`lmin` | 2 | `determinism` <br/>`*_average` <br/>`*_max` <br/>`*_entropy` <br/>`divergence` <br/>`laminarity` <br/>`trappingtime` <br/> `meanrecurrencetime` <br/>`nmprt` | Minimum length of the recurrent structures (diagonal or vertical) considered in the analysis. |

`border` | 10 | `trend` | Number of diagonals excluded from the analysis near the border of the matrix. |

## Recurrence Structures Histograms

The functions that we list in this page internally compute histograms of some recurrence structures, like e.g. the vertical lengths. You can access these values directly with the following function:

`RecurrenceAnalysis.recurrencestructures`

— Function```
recurrencestructures(x::AbstractRecurrenceMatrix;
diagonal=true,
vertical=true,
recurrencetimes=true,
kwargs...)
```

Return a dictionary with the histograms of the recurrence structures contained in the recurrence matrix `x`

, with the keys `"diagonal"`

, `"vertical"`

or `"recurrencetimes"`

, depending on what keyword arguments are given as `true`

.

**Description**

Each item of the dictionary is a vector of integers, such that the `i`

-th element of the vector is the number of lines of length `i`

contained in `x`

.

`"diagonal"`

counts the diagonal lines, i.e. the recurrent trajectories.`"vertical"`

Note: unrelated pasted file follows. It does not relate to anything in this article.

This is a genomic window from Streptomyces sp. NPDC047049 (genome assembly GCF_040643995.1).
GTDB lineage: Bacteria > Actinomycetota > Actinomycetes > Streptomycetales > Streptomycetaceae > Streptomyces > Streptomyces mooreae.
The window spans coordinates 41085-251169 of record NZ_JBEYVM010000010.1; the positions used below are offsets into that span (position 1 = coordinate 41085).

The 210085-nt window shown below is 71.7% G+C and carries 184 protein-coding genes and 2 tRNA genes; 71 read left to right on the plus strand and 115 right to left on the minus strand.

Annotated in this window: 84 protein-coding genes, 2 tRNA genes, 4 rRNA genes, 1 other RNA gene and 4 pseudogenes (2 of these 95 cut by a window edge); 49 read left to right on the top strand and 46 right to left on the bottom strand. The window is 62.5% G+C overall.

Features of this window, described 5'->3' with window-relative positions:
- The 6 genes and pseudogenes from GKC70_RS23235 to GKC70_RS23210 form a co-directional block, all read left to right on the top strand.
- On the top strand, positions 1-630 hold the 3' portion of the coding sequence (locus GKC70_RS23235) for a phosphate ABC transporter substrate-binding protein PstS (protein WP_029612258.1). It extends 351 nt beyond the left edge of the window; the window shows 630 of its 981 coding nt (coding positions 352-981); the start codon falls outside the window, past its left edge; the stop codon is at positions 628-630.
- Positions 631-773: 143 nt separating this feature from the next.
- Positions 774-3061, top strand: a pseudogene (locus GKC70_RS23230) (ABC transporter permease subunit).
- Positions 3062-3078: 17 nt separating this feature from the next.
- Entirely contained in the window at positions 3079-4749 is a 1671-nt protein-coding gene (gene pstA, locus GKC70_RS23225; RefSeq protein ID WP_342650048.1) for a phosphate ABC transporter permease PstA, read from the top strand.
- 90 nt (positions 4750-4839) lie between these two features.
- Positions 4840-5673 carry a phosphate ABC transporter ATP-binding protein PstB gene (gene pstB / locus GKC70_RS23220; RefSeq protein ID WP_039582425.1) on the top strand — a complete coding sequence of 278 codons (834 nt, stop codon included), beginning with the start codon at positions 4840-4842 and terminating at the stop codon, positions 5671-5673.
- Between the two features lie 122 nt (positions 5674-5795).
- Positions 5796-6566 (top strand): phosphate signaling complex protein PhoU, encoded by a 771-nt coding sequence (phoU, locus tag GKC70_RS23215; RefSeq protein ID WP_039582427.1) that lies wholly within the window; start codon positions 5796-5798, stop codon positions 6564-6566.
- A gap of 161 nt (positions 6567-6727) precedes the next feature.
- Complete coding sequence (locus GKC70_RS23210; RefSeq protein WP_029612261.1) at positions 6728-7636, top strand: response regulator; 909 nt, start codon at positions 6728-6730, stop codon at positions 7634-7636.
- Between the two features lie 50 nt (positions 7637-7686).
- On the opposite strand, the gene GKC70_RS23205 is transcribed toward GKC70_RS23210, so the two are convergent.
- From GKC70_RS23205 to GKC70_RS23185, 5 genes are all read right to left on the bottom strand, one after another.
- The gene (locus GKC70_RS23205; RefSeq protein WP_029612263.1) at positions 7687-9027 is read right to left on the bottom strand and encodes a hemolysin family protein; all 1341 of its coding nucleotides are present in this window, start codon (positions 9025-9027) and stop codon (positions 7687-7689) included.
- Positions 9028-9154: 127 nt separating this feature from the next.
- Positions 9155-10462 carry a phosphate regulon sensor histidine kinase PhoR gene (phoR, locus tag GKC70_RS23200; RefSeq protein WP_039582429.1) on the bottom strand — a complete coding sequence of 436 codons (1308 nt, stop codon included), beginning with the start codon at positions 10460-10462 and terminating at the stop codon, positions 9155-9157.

counts the vertical lines, i.e. the laminar states.`"recurrencetimes"`

counts the vertical distances between recurrent states, i.e. the recurrence times.

All the points of the matrix are counted by default. The keyword argument `theiler`

can be passed to rule out the lines around the main diagonal. See the arguments of the function `rqa`

for further details.

"Empty" histograms are represented always as `[0]`

.

*Notice*: There is not a unique operational definition of "recurrence times". In the analysis of recurrence plots, usually the "second type" of recurrence times as defined by Gao and Cai [1] are considered, i.e. the distance between consecutive (but separated) recurrent structures in the vertical direction of the matrix. But that distance is not uniquely defined when the vertical recurrent structures are longer than one point. The recurrence times calculated here are the distance between the midpoints of consecutive lines, which is a balanced estimator of the Poincaré recurrence times [2].

**References**

[1] J. Gao & H. Cai. "On the structures and quantification of recurrence plots". *Physics Letters A*, 270(1-2), 75–87 (2000).

[2] N. Marwan & C.L. Webber, "Mathematical and computational foundations of recurrence quantifications", in: Webber, C.L. & N. Marwan (eds.), *Recurrence Quantification Analysis. Theory and Best Practices*, Springer, pp. 3-43 (2015).